Our existence is a mystery. We place so much energy towards understanding the universe in which we live, we often forget to step out of that frame and wonder at the fact that we are here at all. Irish philosopher and poet John O’Donohue begins his book of Celtic wisdom, Anam Cara, with the opening line:
“It’s strange to be here. The mystery never leaves you alone.”
Indeed, if you stop and wonder about existence for too long, the mystery of it will occasionally nip at your heels, sometimes when you least expect it. Perhaps you have been unfortunately confronted with the tenuous nature of existence, such as a near death experience or a loved one unexpectedly leaving this world. This causes you to suddenly see existence in a different light.
Thankfully, it is not just death that can create such a state of mind. Some experiences can awaken our slumbering self from the mindless activities in which we daily engage; witnessing a beautiful natural area, experiencing a moving piece of music, observing a birth, or simply one human being showing kindness to another.
O’Donohue addressed this in his posthumously published book Walking in Wonder, a collection of mostly radio interviews,
“The worst and most frightening moment is the day that your mind really wakes up and that you suddenly know that everything that you think, everything that you feel, everything that you know and everything that you are connected with is somehow dependent on you awareness and your consciousness.”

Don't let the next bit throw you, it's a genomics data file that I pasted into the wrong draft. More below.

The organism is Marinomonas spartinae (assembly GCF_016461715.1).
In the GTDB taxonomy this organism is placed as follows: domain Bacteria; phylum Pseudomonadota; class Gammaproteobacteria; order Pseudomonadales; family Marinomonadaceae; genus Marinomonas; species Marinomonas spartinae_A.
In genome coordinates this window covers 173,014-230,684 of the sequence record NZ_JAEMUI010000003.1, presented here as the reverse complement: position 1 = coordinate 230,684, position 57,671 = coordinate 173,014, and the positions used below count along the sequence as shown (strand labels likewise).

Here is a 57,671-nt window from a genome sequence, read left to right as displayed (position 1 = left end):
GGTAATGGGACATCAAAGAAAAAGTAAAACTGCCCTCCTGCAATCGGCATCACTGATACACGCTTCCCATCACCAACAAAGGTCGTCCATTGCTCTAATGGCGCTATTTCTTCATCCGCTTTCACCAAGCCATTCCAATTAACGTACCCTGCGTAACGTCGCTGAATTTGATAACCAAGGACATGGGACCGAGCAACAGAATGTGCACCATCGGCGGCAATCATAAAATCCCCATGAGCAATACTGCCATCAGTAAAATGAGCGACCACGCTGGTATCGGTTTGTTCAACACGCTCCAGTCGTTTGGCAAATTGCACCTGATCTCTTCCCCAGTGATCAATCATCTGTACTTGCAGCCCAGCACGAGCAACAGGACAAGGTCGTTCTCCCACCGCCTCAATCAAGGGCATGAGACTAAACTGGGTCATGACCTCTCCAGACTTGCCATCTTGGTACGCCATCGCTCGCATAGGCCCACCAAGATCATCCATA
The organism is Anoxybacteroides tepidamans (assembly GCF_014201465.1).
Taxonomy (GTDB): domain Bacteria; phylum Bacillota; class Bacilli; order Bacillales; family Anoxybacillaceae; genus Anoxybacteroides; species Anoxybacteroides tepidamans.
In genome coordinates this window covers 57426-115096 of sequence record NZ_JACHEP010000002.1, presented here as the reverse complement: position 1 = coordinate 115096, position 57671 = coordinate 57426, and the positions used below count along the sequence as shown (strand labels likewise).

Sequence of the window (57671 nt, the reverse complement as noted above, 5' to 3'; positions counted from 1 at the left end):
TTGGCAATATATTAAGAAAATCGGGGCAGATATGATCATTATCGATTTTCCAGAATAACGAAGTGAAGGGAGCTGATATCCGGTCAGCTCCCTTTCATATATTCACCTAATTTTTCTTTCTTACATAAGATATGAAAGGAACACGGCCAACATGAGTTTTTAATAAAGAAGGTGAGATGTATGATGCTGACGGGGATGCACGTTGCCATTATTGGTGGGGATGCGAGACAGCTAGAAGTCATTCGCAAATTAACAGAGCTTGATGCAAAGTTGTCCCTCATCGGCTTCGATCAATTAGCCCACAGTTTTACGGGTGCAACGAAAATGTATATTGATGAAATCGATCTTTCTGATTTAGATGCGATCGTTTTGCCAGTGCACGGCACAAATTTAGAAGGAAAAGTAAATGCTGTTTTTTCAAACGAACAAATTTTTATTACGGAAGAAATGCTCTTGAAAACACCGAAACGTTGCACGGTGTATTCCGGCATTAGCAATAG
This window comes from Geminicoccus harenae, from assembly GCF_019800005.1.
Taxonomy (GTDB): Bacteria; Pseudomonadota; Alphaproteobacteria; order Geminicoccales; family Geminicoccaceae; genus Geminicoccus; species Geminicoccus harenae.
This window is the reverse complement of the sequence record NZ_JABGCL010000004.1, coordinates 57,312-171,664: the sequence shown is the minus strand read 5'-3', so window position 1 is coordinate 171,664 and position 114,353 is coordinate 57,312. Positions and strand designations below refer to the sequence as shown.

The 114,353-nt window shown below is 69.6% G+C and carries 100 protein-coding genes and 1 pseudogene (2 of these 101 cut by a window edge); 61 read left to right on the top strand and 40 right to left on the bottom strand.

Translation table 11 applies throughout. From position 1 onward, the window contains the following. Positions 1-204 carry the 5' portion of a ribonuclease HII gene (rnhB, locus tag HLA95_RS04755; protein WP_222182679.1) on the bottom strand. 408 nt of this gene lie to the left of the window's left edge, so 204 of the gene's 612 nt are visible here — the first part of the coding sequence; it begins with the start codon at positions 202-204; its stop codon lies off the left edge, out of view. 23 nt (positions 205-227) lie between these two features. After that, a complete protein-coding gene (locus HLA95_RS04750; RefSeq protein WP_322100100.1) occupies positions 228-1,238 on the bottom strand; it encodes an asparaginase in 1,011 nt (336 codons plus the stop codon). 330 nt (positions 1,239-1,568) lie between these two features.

This goes straight to the heart of the mystery, that the awareness of yourself and the perception of everything is entirely dependent on you. The fact that we are in many ways alone in and responsible for our journey can be a startling notion. We keep special people close to us, huddling together in the light of the campfire, yet there remains a degree of separation. From an On Being radio interview with Krista Tippet in 2008:
“We know about each other, but yet we do not know or never can know what it’s like inside another person. And it’s amazing, here I am sitting in front of you now, looking at your face and you’re looking at mine and yet neither of us have ever seen our own faces.”
Understandably, it is these kinds of jolting observations that can cause one to avoid engaging with the mystery. A mystery is at best uncomfortably ambiguous, and is at worst terribly unsettling. Uncertainty is no fun, but it is here that we have a choice.
What will you allow mystery to inspire within you? It can be fear, it can be avoidance, or for O’Donohue, it can inspire wonder. To wonder is to be passionately curious, moving towards something with active investigation rather than retreating. It carries a positive connotation. There is still mystery in wonder, but it is something to be embraced. Again, from Walking in Wonder:
“One of the greatest sins is [to not] have a reverence always for the immensity that is inside of you.”
The immensity that is inside of you. What a thrilling way to view our very mysterious existence! It might be overwhelming to think of our existence as being solipsistic, unable to completely share our experiences with others, but that means the experience belongs wholly to you. It is yours and yours alone.